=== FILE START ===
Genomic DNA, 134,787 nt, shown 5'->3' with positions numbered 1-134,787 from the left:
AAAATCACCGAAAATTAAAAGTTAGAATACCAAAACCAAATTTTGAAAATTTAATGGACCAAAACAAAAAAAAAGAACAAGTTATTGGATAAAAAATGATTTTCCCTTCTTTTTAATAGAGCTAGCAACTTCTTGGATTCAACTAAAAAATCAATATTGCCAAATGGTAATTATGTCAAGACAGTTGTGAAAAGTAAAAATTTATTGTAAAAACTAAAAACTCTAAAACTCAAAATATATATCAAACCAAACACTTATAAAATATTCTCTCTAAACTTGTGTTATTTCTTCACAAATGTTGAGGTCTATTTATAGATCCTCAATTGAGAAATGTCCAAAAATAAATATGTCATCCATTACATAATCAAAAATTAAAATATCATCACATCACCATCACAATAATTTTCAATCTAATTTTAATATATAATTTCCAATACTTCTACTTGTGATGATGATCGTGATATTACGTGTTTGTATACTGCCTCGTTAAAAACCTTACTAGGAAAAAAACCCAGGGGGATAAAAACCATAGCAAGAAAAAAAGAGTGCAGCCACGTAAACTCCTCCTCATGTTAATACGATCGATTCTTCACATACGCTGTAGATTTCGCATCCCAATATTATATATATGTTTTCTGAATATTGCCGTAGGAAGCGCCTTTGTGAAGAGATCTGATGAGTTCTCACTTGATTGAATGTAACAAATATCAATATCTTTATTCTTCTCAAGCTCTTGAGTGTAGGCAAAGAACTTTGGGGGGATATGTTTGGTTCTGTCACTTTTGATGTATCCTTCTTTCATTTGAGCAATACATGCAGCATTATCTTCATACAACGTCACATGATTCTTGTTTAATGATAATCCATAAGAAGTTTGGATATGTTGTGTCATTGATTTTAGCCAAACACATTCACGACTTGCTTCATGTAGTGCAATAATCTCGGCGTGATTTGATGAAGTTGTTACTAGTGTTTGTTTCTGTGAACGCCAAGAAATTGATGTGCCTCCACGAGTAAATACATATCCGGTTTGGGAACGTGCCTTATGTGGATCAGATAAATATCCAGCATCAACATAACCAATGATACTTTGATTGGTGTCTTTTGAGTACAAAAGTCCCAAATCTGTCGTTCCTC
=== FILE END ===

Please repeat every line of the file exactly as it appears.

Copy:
Genomic DNA, 134,787 nt, shown 5'->3' with positions numbered 1-134,787 from the left:
AAAATCACCGAAAATTAAAAGTTAGAATACCAAAACCAAATTTTGAAAATTTAATGGACCAAAACAAAAAAAAAGAACAAGTTATTGGATAAAAAATGATTTTCCCTTCTTTTTAATAGAGCTAGCAACTTCTTGGATTCAACTAAAAAATCAATATTGCCAAATGGTAATTATGTCAAGACAGTTGTGAAAAGTAAAAATTTATTGTAAAAACTAAAAACTCTAAAACTCAAAATATATATCAAACCAAACACTTATAAAATATTCTCTCTAAACTTGTGTTATTTCTTCACAAATGTTGAGGTCTATTTATAGATCCTCAATTGAGAAATGTCCAAAAATAAATATGTCATCCATTACATAATCAAAAATTAAAATATCATCACATCACCATCACAATAATTTTCAATCTAATTTTAATATATAATTTCCAATACTTCTACTTGTGATGATGATCGTGATATTACGTGTTTGTATACTGCCTCGTTAAAAACCTTACTAGGAAAAAAACCCAGGGGGATAAAAACCATAGCAAGAAAAAAAGAGTGCAGCCACGTAAACTCCTCCTCATGTTAATACGATCGATTCTTCACATACGCTGTAGATTTCGCATCCCAATATTATATATATGTTTTCTGAATATTGCCGTAGGAAGCGCCTTTGTGAAGAGATCTGATGAGTTCTCACTTGATTGAATGTAACAAATATCAATATCTTTATTCTTCTCAAGCTCTTGAGTGTAGGCAAAGAACTTTGGGGGGATATGTTTGGTTCTGTCACTTTTGATGTATCCTTCTTTCATTTGAGCAATACATGCAGCATTATCTTCATACAACGTCACATGATTCTTGTTTAATGATAATCCATAAGAAGTTTGGATATGTTGTGTCATTGATTTTAGCCAAACACATTCACGACTTGCTTCATGTAGTGCAATAATCTCGGCGTGATTTGATGAAGTTGTTACTAGTGTTTGTTTCTGTGAACGCCAAGAAATTGATGTGCCTCCACGAGTAAATACATATCCGGTTTGGGAACGTGCCTTATGTGGATCAGATAAATATCCAGCATCAACATAACCAATGATACTTTGATTGGTGTCTTTTGAGTACAAAAGTCCCAAATCTGTCGTTCCTC